While men still dominate the culinary field, there is one sign that women chefs are on the rise – or at least garnering a little more respect. Decades ago you would not have found women’s chef coats, chef pants, or kitchen shirts. Today, women have endless options made specifically for the feminine form.
While the overall look of chef apparel is universal, there are some subtle differences often seen in clothing made specifically for women.
- Narrower pant legs
- Low-rise waist option
- Varying pant lengths
- Narrower shirt sleeves
- More fitted form along the body
Basically, clothing made for women takes into account the general form of a woman’s body. This type of apparel can help a woman look and feel more like herself and less like a woman drowning in men’s clothing.
Traditionally, women have been more prominent in home kitchens where they often wear aprons. Over the years apron style has taken on a life of its own. In professional kitchens, aprons have also now taken shape in more feminine forms. For example, while the v-neck style is unisex, it has a more feminine flair.
As women attempt to rise in the restaurant business, they seek to be respected and revered as their male counterparts. To this end, women seek chef coats and other apparel that stay true to the traditional style that has been modernized to differentiate a woman’s body from a man’s.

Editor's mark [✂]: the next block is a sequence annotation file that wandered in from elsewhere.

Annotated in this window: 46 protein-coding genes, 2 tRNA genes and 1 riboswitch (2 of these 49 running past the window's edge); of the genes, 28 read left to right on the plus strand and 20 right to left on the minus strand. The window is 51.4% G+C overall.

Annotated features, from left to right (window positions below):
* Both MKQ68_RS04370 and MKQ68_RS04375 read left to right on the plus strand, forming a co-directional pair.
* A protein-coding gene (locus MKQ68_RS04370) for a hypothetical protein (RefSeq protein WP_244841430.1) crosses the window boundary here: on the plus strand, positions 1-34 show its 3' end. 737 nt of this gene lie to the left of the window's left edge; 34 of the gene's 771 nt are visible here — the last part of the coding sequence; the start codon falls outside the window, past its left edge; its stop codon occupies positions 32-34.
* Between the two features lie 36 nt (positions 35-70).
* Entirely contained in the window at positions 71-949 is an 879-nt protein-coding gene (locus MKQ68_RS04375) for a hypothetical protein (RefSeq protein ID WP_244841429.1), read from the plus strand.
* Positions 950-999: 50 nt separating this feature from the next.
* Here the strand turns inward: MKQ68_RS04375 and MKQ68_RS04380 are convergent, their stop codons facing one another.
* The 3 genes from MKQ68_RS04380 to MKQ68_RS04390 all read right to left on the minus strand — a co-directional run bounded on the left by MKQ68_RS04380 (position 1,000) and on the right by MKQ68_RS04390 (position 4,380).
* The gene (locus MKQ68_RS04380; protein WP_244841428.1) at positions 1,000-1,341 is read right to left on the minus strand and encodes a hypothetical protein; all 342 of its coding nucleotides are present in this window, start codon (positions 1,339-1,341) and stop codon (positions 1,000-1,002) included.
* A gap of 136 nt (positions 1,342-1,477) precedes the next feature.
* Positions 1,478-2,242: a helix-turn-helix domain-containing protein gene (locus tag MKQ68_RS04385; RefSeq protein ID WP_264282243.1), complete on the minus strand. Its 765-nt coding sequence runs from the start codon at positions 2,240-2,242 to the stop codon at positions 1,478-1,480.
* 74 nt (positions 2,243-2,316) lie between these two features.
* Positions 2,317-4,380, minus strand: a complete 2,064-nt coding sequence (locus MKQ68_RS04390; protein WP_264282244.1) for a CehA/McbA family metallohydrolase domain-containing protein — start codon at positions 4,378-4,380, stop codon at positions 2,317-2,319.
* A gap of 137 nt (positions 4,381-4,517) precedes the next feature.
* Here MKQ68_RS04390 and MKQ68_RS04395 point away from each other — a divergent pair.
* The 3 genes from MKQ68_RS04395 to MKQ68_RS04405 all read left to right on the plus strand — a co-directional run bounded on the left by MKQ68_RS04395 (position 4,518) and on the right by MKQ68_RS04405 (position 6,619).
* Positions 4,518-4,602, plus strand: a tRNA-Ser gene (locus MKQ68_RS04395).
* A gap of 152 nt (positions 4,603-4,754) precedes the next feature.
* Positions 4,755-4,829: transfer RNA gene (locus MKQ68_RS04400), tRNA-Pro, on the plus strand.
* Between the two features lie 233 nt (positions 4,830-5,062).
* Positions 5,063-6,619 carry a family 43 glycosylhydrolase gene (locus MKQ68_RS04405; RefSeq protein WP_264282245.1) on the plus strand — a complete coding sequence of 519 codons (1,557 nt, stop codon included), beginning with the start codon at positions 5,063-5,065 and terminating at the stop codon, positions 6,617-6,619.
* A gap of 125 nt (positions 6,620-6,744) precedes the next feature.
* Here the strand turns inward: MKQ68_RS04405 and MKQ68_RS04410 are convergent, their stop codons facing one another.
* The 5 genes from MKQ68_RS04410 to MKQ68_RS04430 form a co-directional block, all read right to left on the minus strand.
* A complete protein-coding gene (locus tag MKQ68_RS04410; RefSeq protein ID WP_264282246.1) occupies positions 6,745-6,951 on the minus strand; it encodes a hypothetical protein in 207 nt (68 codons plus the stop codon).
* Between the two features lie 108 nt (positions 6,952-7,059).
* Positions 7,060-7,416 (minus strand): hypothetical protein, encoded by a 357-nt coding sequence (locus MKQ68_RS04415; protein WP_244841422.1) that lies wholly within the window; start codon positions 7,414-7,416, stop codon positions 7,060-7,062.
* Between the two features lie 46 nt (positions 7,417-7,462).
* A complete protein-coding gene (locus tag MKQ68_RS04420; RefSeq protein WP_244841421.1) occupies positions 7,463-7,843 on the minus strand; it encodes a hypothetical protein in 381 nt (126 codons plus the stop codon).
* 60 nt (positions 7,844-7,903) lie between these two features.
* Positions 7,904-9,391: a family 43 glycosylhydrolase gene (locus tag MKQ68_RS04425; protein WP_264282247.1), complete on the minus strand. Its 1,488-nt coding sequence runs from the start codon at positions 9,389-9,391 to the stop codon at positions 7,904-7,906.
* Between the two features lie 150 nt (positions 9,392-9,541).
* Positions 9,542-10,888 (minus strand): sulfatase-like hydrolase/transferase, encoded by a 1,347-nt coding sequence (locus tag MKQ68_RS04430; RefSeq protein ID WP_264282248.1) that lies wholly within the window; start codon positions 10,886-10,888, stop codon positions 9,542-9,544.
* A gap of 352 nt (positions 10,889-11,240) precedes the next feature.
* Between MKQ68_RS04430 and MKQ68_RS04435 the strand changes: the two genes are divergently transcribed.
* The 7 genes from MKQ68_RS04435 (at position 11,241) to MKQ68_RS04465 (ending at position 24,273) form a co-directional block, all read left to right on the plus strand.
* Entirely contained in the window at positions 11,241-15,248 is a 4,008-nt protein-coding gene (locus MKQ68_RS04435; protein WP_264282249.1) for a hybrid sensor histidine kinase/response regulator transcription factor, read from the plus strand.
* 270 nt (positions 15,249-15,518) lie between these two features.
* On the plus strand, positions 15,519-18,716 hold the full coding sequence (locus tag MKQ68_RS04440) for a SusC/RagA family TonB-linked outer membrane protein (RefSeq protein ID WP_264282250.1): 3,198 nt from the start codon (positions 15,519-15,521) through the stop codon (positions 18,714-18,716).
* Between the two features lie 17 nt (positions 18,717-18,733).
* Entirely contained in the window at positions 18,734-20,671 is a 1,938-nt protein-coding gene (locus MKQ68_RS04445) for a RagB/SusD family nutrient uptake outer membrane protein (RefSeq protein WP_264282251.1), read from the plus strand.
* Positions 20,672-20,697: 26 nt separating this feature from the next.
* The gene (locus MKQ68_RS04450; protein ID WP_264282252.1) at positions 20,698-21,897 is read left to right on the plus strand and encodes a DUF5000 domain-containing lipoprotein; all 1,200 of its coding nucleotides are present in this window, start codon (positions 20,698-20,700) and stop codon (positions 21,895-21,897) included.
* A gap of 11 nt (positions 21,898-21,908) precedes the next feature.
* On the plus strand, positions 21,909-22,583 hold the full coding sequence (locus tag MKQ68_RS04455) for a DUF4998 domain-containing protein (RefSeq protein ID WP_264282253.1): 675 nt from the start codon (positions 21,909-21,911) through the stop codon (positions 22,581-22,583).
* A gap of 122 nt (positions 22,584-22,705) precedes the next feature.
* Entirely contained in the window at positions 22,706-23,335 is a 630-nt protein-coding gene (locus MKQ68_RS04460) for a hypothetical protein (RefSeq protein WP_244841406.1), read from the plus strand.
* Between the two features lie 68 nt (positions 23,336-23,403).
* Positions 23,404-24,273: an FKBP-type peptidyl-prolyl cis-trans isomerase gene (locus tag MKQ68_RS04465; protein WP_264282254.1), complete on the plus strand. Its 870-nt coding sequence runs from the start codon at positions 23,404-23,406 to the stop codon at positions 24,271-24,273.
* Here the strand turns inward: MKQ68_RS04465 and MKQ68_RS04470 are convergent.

Often male chefs view work apparel as a tool, nothing more or less. Female chefs see their uniform as more of a statement. Because a woman’s role in the professional kitchen has repeatedly been questioned, apparel is one way to highlight gender pride.
When looking at images of popular female chefs, there are a few common apparel choices:
- White or lighter colors over black
- The outfit is infused with color, many times in head gear
- Aprons, even over a chef coat, are popular
While women have not yet attained an equal status in many areas related to the restaurant industry, the fact that there are Women’s Chef Apparel categories in stores shows growth. Not all female chefs are created equal, but having options is a universal concept.